Product Review

Toshiba HD-A1 High Definition DVD Player

Part 1

May, 2006

Kris Deering




    CD, CD-R, CD-RW, MP3, WMA, DD, DD-Plus, Dolby
    TrueHD Lossless, DTS, DTS-HD Lossless

Outputs: Composite, S-Video, Component Video,

720p/1080i Video Scaler for DVD (through
    HDMI output only)

Dimensions: 4-1/16" H x 17" W x 15-1/2" D

● Weight: 10 Pounds

● MSRP: $499 USA



Believe it or not, High Definition has been around for now for a long time. I remember seeing HD displays at local electronics stores over seven years ago. I bought my first HDTV six years ago, and I've owned several since.

Even though HD displays have been commonplace in our electronics market for years, content has been slow to develop, mainly because upgrading to HD broadcasting equipment is so expensive.

Cable and satellite TV were a bit late to adopt, and even now there isn't a huge amount of content to sift through. Much of the content we do have is either cropped, zoomed, scaled, or compressed to death, making the experience well short of what it could and should be. What the market has really lacked to get the HD ball rolling is pre-recorded high quality content.  

Well that high quality content has arrived. We are at the forefront of what will hopefully be a revolution in video playback. Pre-recorded high definition has been limited to the largely unsuccessful and short-lived D-Theater format (tape) up until now. D-Theater did offer extremely good high definition video and high bit rate audio, but its limited availability, high price, and tape-based delivery system just did not score well with the average consumer. Even among HT enthusiasts, you won't find a lot of support. But now, two HD disc formats are going to battle it out for your dollars, and Toshiba has fired the first shot in the battle for a consumer friendly pre-recorded HD format with HD DVD. 

HD DVD was developed by Toshiba and NEC, and is based on the already popular DVD format. Unlike traditional DVD, HD DVD can utilize a blue laser, allowing it to read an even smaller pit area on a disc. This allows for a dramatic rise in capacity. A single layer HD DVD disc can hold 15 gigabytes worth of data and a dual layered single sided disc can hold 30 gigabytes. That is over three times the amount of data that a dual layered DVD can hold! Because of this, and some other factors, movies can be mastered at high definition resolutions and deliver images and sound that have not been possible with the standard DVD format. Notice that I said sound as well as images. Not only will we have high definition video content, but the audio will be lossless multi-channel. That means the surround sound will actually be better than a conventional CD, with 24 bit/96 kHz tracks.

The Build

Toshiba has delivered several players out of the gate for this format (similar to what they did with DVD). The present review centers on one of them, the HD-A1. The players are identical on the inside but different on the outside.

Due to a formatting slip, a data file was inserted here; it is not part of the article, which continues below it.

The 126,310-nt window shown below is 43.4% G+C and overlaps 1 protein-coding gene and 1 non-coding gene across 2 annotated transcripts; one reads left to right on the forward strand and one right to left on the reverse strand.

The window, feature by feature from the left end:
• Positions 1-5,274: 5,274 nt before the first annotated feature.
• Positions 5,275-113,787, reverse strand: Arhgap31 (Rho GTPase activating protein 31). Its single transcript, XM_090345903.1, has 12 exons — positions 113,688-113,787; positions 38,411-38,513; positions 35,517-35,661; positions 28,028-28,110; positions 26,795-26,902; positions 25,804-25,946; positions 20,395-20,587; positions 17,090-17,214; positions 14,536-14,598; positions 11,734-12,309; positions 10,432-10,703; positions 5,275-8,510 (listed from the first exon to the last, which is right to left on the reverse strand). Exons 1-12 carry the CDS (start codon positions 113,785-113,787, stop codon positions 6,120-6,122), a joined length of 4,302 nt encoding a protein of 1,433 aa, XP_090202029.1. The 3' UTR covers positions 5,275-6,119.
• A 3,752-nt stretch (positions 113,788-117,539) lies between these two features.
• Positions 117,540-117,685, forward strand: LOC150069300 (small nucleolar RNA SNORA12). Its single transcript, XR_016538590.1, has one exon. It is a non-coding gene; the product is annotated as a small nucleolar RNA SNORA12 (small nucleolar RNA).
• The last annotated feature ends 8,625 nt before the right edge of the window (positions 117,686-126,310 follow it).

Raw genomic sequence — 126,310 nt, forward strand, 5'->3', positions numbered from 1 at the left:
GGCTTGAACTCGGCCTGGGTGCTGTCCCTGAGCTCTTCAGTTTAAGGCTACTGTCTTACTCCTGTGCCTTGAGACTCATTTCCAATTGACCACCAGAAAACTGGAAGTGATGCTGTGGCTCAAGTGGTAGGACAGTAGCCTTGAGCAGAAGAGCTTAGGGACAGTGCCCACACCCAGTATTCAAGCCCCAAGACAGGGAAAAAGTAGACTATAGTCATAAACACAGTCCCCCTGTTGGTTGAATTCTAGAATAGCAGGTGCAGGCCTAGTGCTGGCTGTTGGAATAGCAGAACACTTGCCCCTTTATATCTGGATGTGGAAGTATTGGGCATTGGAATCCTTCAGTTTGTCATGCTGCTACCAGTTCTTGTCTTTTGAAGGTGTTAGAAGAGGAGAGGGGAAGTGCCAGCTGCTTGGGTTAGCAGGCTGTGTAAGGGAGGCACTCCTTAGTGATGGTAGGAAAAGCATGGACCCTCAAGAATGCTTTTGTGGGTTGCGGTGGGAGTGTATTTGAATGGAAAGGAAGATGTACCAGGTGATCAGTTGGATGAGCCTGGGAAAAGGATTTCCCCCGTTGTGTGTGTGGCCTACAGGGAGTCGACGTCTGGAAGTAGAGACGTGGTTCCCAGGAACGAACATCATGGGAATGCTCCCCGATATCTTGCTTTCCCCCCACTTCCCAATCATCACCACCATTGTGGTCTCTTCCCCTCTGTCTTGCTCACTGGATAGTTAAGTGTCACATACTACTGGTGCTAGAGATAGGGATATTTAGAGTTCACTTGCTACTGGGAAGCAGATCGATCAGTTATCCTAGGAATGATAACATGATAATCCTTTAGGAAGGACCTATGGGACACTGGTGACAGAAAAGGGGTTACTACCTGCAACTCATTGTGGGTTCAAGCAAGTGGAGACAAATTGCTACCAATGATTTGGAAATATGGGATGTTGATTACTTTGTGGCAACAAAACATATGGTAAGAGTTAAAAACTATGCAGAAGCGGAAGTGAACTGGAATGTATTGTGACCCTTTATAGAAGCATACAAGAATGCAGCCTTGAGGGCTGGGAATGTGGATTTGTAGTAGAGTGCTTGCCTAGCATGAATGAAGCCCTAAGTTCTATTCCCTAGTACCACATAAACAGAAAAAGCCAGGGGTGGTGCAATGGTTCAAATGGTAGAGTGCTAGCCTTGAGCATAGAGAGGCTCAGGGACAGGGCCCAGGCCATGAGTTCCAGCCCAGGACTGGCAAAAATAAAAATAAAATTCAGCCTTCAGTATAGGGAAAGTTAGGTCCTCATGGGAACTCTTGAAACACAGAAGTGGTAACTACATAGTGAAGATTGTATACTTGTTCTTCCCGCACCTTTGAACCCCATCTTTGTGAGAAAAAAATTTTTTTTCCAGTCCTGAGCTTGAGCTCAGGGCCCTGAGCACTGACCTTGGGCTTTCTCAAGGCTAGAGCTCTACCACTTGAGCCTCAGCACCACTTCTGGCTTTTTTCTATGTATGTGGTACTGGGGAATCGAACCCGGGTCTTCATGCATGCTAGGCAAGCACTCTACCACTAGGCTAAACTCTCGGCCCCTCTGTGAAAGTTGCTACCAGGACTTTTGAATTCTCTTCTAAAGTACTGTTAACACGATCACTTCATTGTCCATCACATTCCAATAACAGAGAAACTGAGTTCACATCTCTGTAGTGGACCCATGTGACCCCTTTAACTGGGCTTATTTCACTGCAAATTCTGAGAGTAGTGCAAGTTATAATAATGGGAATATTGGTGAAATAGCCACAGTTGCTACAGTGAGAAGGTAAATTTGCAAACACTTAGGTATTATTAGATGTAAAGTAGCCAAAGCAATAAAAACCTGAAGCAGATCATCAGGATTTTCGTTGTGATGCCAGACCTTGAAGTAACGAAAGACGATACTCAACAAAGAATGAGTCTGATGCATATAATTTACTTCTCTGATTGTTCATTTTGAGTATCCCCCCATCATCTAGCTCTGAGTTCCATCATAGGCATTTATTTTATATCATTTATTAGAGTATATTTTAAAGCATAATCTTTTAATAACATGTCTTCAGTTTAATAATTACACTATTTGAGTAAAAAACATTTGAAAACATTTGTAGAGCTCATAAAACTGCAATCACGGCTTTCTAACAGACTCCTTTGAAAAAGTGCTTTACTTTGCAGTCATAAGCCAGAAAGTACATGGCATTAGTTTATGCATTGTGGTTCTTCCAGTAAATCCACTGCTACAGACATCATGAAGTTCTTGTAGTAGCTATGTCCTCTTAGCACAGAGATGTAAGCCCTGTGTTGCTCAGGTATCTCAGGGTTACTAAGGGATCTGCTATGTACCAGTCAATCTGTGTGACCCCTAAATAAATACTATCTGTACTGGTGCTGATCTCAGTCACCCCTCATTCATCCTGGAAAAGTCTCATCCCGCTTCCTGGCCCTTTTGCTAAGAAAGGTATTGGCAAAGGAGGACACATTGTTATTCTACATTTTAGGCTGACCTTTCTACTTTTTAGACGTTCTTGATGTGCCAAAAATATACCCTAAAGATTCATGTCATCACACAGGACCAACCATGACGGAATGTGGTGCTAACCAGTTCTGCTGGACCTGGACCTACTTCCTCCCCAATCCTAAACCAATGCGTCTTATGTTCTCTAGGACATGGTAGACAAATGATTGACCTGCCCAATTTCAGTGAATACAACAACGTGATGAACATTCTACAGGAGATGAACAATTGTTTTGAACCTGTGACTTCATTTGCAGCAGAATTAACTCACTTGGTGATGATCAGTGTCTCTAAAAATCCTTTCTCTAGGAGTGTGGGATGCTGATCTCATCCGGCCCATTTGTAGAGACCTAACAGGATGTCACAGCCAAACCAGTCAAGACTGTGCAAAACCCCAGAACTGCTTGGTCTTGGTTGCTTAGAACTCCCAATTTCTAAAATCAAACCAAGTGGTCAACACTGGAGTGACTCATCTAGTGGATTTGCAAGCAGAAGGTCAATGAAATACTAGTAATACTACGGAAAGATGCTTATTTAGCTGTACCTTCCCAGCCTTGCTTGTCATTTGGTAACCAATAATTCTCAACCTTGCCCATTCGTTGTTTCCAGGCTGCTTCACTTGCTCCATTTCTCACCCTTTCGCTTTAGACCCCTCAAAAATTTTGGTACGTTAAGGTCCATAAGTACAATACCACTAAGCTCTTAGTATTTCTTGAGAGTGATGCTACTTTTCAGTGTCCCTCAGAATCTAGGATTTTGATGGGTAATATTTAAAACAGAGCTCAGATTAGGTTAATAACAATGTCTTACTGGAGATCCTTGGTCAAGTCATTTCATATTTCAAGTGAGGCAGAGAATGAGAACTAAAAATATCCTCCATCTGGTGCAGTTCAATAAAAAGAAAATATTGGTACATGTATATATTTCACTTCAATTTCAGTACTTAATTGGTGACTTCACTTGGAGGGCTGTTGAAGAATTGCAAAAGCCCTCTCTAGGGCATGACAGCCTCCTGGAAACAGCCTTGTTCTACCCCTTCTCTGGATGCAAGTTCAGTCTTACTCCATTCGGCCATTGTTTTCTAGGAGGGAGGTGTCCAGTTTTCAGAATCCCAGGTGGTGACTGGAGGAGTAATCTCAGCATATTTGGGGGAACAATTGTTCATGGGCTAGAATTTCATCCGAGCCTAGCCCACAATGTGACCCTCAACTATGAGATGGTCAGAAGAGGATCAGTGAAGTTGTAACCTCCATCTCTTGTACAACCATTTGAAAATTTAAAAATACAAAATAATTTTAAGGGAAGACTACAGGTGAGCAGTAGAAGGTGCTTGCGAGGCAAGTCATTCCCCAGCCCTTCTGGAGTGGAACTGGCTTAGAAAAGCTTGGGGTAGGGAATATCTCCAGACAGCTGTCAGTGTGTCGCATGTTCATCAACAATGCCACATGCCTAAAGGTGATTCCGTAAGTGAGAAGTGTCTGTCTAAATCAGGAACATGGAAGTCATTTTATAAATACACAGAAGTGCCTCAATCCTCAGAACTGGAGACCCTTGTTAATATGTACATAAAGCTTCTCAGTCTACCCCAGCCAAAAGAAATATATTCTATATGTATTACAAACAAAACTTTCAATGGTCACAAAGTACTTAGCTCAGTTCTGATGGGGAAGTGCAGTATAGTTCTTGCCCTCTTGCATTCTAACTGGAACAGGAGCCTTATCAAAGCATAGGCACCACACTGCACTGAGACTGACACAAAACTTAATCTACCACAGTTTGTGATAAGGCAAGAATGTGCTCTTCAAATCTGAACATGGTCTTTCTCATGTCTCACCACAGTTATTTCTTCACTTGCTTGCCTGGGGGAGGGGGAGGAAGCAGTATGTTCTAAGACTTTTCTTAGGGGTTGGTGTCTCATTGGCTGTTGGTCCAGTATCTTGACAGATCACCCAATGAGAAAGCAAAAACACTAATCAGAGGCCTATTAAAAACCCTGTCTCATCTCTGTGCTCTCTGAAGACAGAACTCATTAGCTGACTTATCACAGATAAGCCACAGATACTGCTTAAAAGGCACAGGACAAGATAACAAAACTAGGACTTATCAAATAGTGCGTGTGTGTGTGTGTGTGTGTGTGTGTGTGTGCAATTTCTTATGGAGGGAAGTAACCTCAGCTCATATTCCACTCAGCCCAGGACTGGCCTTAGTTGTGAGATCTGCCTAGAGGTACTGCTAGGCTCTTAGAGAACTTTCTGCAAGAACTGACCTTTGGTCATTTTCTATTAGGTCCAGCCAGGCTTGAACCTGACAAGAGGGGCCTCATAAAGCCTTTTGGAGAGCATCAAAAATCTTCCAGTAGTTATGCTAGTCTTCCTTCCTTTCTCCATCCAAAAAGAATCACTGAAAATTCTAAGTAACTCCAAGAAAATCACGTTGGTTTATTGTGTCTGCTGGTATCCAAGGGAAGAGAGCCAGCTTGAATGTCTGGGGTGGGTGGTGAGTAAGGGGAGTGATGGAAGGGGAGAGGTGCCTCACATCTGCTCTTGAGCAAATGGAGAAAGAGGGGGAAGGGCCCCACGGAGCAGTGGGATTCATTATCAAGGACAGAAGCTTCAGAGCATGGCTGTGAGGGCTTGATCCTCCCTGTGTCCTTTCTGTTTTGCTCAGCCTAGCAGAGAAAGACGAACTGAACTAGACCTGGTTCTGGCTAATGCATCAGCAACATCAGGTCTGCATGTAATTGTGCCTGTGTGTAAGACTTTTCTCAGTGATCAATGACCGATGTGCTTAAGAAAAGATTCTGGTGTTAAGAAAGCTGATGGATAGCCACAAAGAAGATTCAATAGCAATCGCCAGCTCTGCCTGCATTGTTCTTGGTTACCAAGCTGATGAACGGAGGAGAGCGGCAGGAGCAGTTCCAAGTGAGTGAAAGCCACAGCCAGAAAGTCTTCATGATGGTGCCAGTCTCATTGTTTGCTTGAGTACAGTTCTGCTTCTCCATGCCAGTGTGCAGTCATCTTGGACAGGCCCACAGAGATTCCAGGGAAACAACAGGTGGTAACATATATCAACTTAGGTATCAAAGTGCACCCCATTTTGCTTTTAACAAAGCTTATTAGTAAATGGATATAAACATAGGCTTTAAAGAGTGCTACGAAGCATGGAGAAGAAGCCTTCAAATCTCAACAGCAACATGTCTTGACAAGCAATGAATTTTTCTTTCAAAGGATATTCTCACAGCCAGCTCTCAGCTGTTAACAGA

The HD-A1 has a very sleek look and is on the larger side. The front panel has a black front that is complimented by a silver base and surrounding case. The buttons are large and silver. The player features a small display on the front panel that tells you the normal information like title, chapter, output resolution, and audio. It is easy to read from a distance and does little to distract during playback. The display can also be adjusted to different brightness levels from the remote or can be turned off completely. 

The back panel is pretty much the same as any DVD player nowadays with the exception of an Ethernet port. This can be used to plug the player into a computer and download firmware updates from Toshiba's website. We are hoping that this will be well-supported, because the player has some issues that we hope are addressed in a fairly short amount of time.  

You'll also find the typical S-Video, composite, and component video outputs, as well as an HDMI digital video/audio output. An optical Toslink and coaxial digital audio output, as well as six-channel analog audio output are also featured.


The remote control is quite large and reminds me more of a remote for a television than a DVD player. It is very long and a bit skinny with tiny buttons. I was a bit surprised by this since DVD players and their associated remote controls have been around for quite sometime and the general opinion on what constitutes a good remote control has already been pretty well established.

The buttons are too small and pretty much impossible to read in even a dimly lit room. The main menu navigation buttons also have some issues. For some reason the down button on the remote doesn't work well and this was the case for a couple of the prototypes I happened to use before this review.

I did like that Toshiba included buttons for output resolution on the remote though, rather than having to change resolutions in a set-up screen. Since HD DVD really does not require buttons any different from the DVD format we have now, I don't think a big departure from the remotes we have become accustomed to was necessary, and one this bad was certainly not necessary.

Fortunately, this problem can be solved if the end user has a programmable universal remote such as a Pronto or Home Theater Master. I have the latter, and programming it to do all the functions was painless and made the experience a lot better.

Click Here to Go to Part II.

Copyright 2006 Secrets of Home Theater & High Fidelity

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